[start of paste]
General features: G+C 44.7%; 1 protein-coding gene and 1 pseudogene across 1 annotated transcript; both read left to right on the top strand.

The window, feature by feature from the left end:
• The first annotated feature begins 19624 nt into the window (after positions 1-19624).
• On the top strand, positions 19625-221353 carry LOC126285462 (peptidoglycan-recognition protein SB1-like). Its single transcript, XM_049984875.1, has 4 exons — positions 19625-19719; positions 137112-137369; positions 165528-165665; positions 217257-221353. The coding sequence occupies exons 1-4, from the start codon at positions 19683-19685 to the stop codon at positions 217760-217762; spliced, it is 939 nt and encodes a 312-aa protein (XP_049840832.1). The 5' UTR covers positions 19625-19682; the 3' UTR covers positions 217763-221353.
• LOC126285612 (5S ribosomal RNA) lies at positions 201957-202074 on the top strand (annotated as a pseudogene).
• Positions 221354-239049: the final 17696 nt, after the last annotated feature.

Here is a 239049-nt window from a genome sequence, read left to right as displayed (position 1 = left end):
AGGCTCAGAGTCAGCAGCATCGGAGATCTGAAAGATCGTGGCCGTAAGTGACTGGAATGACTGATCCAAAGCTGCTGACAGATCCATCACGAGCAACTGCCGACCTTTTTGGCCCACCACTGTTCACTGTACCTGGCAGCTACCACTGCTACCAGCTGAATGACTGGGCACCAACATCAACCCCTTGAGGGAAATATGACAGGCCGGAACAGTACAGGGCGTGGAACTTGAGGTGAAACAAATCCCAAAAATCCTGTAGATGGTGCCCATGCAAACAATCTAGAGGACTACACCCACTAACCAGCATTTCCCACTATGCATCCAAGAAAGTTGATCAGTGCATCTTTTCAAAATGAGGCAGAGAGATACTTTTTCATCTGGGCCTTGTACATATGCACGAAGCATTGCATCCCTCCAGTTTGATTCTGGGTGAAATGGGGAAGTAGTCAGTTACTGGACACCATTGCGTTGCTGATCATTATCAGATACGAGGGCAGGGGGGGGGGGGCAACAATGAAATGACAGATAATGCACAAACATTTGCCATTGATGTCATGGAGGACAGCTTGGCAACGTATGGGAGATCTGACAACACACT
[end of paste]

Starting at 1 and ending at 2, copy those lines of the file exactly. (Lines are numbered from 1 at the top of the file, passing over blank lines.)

General features: G+C 44.7%; 1 protein-coding gene and 1 pseudogene across 1 annotated transcript; both read left to right on the top strand.

The window, feature by feature from the left end: